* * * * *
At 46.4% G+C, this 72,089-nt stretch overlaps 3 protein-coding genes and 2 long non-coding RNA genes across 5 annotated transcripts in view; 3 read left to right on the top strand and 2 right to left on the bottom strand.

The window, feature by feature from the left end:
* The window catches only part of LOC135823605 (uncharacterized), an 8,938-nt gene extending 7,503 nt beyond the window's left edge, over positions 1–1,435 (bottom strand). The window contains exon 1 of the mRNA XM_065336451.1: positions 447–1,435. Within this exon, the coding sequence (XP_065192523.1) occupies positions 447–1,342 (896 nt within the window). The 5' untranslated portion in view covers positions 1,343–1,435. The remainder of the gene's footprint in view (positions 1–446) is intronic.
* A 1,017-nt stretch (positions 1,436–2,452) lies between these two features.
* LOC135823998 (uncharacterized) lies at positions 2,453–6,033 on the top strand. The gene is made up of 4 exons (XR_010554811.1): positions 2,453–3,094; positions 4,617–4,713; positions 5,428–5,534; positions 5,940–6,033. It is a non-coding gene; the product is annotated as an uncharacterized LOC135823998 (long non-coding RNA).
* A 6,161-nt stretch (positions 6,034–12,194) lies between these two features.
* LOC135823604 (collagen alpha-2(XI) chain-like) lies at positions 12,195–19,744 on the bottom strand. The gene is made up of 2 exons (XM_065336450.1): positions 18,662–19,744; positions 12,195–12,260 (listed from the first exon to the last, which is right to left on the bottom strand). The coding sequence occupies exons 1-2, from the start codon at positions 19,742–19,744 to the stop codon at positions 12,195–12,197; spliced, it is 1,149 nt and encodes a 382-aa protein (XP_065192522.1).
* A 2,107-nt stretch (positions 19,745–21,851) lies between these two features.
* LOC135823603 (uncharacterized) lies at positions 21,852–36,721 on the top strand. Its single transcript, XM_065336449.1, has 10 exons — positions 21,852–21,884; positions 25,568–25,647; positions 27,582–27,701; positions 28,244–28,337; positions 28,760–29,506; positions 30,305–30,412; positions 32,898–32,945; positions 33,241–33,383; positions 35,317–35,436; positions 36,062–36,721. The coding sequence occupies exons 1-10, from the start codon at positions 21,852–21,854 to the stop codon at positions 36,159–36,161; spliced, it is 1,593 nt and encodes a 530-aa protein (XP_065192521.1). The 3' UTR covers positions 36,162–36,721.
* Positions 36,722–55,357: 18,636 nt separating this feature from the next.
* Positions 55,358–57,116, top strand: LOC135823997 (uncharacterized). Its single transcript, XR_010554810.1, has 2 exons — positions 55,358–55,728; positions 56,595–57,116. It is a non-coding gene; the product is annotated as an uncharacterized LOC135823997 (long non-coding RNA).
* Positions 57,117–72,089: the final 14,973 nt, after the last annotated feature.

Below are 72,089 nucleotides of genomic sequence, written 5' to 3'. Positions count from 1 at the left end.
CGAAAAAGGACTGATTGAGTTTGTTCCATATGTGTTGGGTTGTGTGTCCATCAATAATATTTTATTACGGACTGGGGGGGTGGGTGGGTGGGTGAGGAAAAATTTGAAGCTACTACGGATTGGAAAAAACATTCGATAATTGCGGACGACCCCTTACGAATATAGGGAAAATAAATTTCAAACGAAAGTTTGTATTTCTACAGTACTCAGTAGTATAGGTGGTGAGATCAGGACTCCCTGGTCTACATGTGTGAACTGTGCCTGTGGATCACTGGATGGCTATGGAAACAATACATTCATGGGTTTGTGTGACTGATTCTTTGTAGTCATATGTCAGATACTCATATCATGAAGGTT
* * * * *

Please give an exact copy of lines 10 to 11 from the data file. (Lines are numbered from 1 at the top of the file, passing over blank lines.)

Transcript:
* Positions 36,722–55,357: 18,636 nt separating this feature from the next.
* Positions 55,358–57,116, top strand: LOC135823997 (uncharacterized). Its single transcript, XR_010554810.1, has 2 exons — positions 55,358–55,728; positions 56,595–57,116. It is a non-coding gene; the product is annotated as an uncharacterized LOC135823997 (long non-coding RNA).